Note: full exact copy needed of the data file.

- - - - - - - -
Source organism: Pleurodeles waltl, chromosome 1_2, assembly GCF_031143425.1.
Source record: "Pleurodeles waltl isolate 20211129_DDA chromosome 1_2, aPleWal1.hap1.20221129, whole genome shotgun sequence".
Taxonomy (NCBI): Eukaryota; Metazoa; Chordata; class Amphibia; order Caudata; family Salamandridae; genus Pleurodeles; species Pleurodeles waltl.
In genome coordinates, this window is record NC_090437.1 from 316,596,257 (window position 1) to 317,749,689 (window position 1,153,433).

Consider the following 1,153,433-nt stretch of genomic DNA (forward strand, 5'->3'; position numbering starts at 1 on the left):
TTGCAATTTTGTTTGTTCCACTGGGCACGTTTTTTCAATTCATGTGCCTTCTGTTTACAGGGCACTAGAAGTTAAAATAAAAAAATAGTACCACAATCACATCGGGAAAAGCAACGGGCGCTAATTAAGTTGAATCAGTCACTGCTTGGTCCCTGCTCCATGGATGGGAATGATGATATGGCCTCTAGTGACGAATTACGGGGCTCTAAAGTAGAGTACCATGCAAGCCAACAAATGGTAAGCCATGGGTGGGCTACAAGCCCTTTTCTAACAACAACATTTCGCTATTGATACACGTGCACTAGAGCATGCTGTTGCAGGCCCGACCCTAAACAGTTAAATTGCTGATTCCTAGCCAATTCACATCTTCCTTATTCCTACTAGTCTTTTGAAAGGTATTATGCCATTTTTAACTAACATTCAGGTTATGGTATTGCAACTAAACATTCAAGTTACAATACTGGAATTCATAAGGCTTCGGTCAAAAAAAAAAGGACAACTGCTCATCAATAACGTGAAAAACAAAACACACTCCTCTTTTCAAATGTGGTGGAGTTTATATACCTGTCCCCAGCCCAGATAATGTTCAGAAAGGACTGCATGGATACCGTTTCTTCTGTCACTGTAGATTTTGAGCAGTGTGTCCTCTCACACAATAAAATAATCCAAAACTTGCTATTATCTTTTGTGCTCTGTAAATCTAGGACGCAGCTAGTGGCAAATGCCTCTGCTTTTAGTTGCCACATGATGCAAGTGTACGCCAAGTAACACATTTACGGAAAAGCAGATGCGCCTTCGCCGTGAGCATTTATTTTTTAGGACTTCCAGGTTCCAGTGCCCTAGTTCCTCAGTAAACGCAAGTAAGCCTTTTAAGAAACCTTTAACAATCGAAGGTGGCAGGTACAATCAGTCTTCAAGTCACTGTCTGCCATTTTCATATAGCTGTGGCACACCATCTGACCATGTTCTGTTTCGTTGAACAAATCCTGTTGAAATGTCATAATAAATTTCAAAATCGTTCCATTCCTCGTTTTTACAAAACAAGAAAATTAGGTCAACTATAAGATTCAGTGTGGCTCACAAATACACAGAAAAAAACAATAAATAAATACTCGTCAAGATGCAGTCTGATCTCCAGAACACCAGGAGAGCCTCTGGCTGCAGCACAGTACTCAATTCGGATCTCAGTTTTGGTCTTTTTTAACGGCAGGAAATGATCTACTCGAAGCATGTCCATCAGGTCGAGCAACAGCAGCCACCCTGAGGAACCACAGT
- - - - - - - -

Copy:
Source organism: Pleurodeles waltl, chromosome 1_2, assembly GCF_031143425.1.
Source record: "Pleurodeles waltl isolate 20211129_DDA chromosome 1_2, aPleWal1.hap1.20221129, whole genome shotgun sequence".
Taxonomy (NCBI): Eukaryota; Metazoa; Chordata; class Amphibia; order Caudata; family Salamandridae; genus Pleurodeles; species Pleurodeles waltl.
In genome coordinates, this window is record NC_090437.1 from 316,596,257 (window position 1) to 317,749,689 (window position 1,153,433).

Consider the following 1,153,433-nt stretch of genomic DNA (forward strand, 5'->3'; position numbering starts at 1 on the left):
TTGCAATTTTGTTTGTTCCACTGGGCACGTTTTTTCAATTCATGTGCCTTCTGTTTACAGGGCACTAGAAGTTAAAATAAAAAAATAGTACCACAATCACATCGGGAAAAGCAACGGGCGCTAATTAAGTTGAATCAGTCACTGCTTGGTCCCTGCTCCATGGATGGGAATGATGATATGGCCTCTAGTGACGAATTACGGGGCTCTAAAGTAGAGTACCATGCAAGCCAACAAATGGTAAGCCATGGGTGGGCTACAAGCCCTTTTCTAACAACAACATTTCGCTATTGATACACGTGCACTAGAGCATGCTGTTGCAGGCCCGACCCTAAACAGTTAAATTGCTGATTCCTAGCCAATTCACATCTTCCTTATTCCTACTAGTCTTTTGAAAGGTATTATGCCATTTTTAACTAACATTCAGGTTATGGTATTGCAACTAAACATTCAAGTTACAATACTGGAATTCATAAGGCTTCGGTCAAAAAAAAAAGGACAACTGCTCATCAATAACGTGAAAAACAAAACACACTCCTCTTTTCAAATGTGGTGGAGTTTATATACCTGTCCCCAGCCCAGATAATGTTCAGAAAGGACTGCATGGATACCGTTTCTTCTGTCACTGTAGATTTTGAGCAGTGTGTCCTCTCACACAATAAAATAATCCAAAACTTGCTATTATCTTTTGTGCTCTGTAAATCTAGGACGCAGCTAGTGGCAAATGCCTCTGCTTTTAGTTGCCACATGATGCAAGTGTACGCCAAGTAACACATTTACGGAAAAGCAGATGCGCCTTCGCCGTGAGCATTTATTTTTTAGGACTTCCAGGTTCCAGTGCCCTAGTTCCTCAGTAAACGCAAGTAAGCCTTTTAAGAAACCTTTAACAATCGAAGGTGGCAGGTACAATCAGTCTTCAAGTCACTGTCTGCCATTTTCATATAGCTGTGGCACACCATCTGACCATGTTCTGTTTCGTTGAACAAATCCTGTTGAAATGTCATAATAAATTTCAAAATCGTTCCATTCCTCGTTTTTACAAAACAAGAAAATTAGGTCAACTATAAGATTCAGTGTGGCTCACAAATACACAGAAAAAAACAATAAATAAATACTCGTCAAGATGCAGTCTGATCTCCAGAACACCAGGAGAGCCTCTGGCTGCAGCACAGTACTCAATTCGGATCTCAGTTTTGGTCTTTTTTAACGGCAGGAAATGATCTACTCGAAGCATGTCCATCAGGTCGAGCAACAGCAGCCACCCTGAGGAACCACAGT